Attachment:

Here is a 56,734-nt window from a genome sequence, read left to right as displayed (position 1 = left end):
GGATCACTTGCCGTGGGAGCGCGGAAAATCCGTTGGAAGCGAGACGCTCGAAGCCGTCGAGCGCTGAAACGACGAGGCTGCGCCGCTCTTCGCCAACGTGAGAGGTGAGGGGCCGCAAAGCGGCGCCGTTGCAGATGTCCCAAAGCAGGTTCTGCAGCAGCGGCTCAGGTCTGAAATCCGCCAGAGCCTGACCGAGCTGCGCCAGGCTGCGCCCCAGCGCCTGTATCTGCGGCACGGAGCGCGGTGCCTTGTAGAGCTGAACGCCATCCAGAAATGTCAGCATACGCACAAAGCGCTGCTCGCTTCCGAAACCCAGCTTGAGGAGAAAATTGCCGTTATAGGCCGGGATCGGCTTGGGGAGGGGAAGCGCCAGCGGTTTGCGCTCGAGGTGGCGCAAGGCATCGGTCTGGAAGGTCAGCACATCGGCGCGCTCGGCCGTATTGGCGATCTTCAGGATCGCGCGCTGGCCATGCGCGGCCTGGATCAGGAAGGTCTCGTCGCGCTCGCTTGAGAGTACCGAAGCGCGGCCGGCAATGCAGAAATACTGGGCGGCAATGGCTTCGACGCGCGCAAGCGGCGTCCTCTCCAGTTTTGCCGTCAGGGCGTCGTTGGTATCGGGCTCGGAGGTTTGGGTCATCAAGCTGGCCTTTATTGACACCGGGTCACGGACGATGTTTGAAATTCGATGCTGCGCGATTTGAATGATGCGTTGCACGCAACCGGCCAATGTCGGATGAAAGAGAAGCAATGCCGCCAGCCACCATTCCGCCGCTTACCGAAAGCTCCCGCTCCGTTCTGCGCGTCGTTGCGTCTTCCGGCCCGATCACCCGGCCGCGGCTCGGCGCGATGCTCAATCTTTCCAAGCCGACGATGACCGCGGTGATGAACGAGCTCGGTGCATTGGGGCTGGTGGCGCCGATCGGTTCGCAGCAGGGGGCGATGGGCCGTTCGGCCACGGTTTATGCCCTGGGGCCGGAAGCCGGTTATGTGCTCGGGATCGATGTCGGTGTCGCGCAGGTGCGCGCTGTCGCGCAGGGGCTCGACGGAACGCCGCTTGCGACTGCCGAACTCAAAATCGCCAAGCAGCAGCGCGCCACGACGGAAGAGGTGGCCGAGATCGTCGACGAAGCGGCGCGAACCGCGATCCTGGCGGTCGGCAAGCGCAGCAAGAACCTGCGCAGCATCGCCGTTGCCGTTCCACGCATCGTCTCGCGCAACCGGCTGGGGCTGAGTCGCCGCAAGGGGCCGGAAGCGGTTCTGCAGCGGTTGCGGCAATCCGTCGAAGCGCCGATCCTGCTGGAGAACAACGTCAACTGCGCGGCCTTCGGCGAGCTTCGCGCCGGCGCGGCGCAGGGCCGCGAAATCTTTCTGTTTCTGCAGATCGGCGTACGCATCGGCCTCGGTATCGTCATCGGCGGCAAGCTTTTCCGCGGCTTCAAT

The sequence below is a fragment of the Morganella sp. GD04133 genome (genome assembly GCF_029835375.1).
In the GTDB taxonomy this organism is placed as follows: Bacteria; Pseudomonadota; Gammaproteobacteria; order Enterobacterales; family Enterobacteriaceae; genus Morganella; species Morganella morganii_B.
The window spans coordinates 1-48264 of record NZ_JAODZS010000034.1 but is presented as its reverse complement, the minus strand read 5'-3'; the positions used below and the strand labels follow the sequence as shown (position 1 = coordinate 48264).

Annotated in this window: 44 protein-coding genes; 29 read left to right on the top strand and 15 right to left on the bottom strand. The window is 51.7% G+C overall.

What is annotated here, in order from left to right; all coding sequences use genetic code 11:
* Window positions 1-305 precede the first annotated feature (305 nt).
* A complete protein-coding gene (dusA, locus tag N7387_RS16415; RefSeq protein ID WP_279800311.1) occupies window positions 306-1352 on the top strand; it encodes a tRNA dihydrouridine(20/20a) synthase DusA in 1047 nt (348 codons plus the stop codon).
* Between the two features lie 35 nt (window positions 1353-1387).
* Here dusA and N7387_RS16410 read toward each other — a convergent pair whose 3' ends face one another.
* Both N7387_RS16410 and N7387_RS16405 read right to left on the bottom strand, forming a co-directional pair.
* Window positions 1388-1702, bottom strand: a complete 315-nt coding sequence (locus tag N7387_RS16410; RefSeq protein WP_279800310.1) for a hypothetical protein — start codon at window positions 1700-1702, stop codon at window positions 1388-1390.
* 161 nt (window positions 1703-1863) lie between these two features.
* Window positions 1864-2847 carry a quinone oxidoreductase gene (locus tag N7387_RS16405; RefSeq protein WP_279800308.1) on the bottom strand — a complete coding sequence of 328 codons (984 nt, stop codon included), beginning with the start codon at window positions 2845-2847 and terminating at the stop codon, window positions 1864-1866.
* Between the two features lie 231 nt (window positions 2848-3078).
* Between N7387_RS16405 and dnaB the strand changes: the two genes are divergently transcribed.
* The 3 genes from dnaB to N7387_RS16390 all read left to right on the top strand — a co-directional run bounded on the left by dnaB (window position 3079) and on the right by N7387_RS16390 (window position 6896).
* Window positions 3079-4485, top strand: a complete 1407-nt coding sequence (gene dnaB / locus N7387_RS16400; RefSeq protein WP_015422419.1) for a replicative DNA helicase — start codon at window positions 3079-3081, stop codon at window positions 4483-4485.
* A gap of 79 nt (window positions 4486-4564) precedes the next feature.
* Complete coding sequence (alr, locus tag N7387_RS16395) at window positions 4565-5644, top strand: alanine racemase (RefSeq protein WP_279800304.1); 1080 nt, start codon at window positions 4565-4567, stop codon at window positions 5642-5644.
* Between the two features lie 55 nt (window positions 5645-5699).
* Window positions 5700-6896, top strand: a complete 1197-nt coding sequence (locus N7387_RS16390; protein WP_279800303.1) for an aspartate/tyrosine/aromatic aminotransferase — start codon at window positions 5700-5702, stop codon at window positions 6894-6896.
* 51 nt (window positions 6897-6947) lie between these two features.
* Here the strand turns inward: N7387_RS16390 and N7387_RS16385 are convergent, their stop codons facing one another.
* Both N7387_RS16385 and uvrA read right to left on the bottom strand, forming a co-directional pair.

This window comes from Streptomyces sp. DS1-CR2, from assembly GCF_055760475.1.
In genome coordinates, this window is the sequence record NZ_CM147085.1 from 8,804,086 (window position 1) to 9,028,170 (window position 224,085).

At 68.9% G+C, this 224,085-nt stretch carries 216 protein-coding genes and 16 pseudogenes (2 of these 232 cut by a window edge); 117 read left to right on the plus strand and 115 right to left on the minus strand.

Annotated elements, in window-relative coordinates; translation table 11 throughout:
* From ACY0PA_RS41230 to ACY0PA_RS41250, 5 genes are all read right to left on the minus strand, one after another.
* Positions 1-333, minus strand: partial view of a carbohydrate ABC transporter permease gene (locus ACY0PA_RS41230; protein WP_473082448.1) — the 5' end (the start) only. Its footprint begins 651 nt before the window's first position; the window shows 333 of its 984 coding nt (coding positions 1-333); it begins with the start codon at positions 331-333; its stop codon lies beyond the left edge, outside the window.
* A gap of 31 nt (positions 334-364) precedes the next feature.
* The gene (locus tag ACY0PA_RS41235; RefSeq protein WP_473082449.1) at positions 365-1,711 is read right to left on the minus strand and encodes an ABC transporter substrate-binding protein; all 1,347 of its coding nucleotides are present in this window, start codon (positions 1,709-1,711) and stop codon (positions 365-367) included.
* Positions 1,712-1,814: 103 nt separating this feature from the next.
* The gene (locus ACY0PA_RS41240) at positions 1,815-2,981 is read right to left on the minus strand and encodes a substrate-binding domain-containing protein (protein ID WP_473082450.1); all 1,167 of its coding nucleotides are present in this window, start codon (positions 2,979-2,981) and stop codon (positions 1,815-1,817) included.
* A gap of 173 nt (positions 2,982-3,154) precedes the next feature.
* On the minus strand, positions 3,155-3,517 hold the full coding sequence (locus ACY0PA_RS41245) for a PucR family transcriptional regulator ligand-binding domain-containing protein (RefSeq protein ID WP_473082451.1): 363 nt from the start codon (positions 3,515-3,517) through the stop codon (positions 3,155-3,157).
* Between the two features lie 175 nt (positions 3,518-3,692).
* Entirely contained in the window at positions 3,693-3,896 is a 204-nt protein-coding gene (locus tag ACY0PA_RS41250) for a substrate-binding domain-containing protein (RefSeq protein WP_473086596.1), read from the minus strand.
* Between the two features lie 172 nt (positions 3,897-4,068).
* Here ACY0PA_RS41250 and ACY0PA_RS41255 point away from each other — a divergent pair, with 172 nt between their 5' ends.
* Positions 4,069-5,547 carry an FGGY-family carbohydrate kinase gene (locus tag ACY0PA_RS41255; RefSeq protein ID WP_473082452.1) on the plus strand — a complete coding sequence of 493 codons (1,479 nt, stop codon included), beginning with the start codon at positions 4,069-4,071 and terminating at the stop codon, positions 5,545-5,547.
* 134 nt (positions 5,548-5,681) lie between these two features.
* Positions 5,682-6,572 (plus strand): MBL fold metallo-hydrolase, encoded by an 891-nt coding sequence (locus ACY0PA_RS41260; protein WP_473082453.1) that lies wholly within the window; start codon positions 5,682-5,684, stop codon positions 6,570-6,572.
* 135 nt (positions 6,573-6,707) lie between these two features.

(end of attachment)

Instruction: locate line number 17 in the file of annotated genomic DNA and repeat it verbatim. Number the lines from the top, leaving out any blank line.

* Between N7387_RS16405 and dnaB the strand changes: the two genes are divergently transcribed.